Aria Stark, she is a little girl who has had amazing experiences and unusual training.
His voice is very soothing, which is important in a long reading. Some voices were not distinctive enough, but overall good performance.
Way too long. More fun to spend time with the whole series over the summer!
You must be patient with this one, and try to keep up with all the different characters.
Perhaps when the sixth book in the series comes out on Audio. I'd be tempted to enjoy volumes 1 through 5 once again before diving headlong into Book 6. And again, before listening to the 7th. (Given Mr. Martin's penchant for having his fans wait quite some time between these brilliantly written books, I think I'd have plenty of time to listen to Mr. Dotrice's narrative between volumes!)
Not yet having finished this volume I can't rightly say. If I had to choose from amongst the characters I've come across so far, I'd have to say Arya for two reasons: First, she has survived the first three volumes -- which for this series is quite an accomplishment! Second, we can see her growing, maturing throughout the story. I quite enjoy the chapters written in her point of view.
His ability to bring to life every single character, from the all-important point-of-view characters down to the most insignificant minor players with but one or two lines.
I don't think I could. As delicious a story as it is, as with every grand meal one must take a break every now and again.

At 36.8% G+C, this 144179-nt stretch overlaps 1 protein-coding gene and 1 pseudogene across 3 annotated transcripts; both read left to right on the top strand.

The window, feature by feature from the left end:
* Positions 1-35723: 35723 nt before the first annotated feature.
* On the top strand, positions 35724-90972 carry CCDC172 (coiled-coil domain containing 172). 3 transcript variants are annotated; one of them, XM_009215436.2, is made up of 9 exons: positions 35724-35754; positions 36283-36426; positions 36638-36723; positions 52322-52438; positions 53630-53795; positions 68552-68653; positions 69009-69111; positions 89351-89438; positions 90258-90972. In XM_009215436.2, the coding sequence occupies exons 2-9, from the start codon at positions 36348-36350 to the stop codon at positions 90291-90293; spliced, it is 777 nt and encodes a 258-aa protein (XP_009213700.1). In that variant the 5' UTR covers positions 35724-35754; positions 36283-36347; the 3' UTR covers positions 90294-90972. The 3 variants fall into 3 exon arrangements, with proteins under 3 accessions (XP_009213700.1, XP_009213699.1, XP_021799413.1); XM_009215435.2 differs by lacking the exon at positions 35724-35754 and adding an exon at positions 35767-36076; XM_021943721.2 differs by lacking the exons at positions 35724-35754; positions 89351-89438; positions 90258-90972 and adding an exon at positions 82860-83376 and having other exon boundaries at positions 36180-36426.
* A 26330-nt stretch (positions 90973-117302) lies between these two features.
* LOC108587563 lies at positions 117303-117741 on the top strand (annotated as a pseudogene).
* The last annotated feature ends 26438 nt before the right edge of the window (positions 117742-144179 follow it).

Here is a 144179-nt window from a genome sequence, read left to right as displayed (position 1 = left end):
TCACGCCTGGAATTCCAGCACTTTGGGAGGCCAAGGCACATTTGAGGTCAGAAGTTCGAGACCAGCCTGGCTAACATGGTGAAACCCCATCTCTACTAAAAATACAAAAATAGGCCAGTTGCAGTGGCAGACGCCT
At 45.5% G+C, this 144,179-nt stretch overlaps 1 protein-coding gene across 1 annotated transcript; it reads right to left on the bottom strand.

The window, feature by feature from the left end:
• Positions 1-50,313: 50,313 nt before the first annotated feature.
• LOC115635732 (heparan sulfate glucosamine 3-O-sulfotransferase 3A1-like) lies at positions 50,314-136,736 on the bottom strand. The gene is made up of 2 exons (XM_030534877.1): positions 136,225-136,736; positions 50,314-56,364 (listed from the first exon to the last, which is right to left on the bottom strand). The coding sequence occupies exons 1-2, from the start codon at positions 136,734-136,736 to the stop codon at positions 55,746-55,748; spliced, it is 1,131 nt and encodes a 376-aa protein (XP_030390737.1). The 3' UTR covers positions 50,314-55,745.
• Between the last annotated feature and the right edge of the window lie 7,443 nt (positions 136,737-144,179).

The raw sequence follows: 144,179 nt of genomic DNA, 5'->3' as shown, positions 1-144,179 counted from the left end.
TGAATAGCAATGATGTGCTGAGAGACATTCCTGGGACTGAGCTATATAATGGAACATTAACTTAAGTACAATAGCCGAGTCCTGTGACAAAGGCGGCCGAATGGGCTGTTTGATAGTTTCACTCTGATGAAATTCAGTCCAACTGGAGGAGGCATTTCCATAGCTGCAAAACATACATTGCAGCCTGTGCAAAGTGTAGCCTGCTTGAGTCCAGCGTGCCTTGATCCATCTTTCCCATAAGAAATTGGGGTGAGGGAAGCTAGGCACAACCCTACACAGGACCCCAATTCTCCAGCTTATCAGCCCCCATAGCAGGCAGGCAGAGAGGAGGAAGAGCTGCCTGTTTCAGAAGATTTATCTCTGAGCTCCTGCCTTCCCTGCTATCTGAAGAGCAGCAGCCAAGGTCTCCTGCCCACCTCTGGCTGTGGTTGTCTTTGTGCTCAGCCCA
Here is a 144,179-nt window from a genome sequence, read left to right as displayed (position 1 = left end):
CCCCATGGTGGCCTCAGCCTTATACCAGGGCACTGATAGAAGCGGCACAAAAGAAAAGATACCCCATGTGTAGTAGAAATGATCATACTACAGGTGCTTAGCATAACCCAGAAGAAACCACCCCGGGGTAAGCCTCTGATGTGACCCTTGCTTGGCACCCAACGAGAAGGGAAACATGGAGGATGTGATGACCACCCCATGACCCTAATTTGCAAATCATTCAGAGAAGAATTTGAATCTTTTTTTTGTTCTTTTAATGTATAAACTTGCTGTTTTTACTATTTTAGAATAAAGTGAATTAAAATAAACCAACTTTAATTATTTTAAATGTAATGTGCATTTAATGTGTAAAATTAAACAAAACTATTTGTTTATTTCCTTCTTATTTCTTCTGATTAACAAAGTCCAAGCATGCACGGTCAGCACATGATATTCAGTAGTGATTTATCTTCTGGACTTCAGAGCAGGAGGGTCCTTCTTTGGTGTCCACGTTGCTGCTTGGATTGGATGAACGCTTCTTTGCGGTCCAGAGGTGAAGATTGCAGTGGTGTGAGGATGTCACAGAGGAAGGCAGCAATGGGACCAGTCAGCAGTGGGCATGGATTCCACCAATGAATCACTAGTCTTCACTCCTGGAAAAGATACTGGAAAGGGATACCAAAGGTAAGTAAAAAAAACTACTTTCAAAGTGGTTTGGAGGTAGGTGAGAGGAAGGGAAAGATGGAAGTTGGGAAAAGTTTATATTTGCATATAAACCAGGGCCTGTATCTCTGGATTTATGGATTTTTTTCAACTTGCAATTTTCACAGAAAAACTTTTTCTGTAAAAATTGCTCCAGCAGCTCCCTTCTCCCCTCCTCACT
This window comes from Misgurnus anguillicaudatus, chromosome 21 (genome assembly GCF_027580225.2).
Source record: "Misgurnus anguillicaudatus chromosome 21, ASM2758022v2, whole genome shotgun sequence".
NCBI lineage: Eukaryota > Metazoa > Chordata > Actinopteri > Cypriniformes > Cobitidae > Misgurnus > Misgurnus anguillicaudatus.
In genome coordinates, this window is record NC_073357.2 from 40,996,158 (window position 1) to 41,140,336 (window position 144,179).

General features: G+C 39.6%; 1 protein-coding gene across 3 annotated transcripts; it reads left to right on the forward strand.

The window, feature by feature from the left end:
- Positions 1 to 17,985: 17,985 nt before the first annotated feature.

I purchased the 4th audio book in the series some time ago after having listened to the first three that were narrated by Mr. Dotrice. I was surprised to find the 4th narrated by someone else - Mr. John Lee. Having listened to Mr. Dotrice's voice over the first three volumes, to me it had become synonymous with the series. This new voice lent the book a completely different flavor. It wasn't that Mr. Lee was doing a poor job of it. On the contrary - his style lent itself to the story quite well. It's just that he wasn't I'd become accustomed to. So I set it aside for a time. When I found the versions of Books 4 and 5 that *were* read by Mr. Dotrice, I happily purchased them all immediately, started listening and haven't looked back!
My only negative comment about Mr. Dotrice's narrating would be the manner in which he portrays some of his female characters' voices. Granted, most men -- especially those with a voice like that of Mr. Dotrice -- can't be expected to pull off the voice of a 13-yr-old girl. But to make her sound the way I would expect Shakespeare's three witches to sound in Macbeth - scratchy and raw with a healthy dose of Scottish brogue -- that tends to put something of a strain on the ears.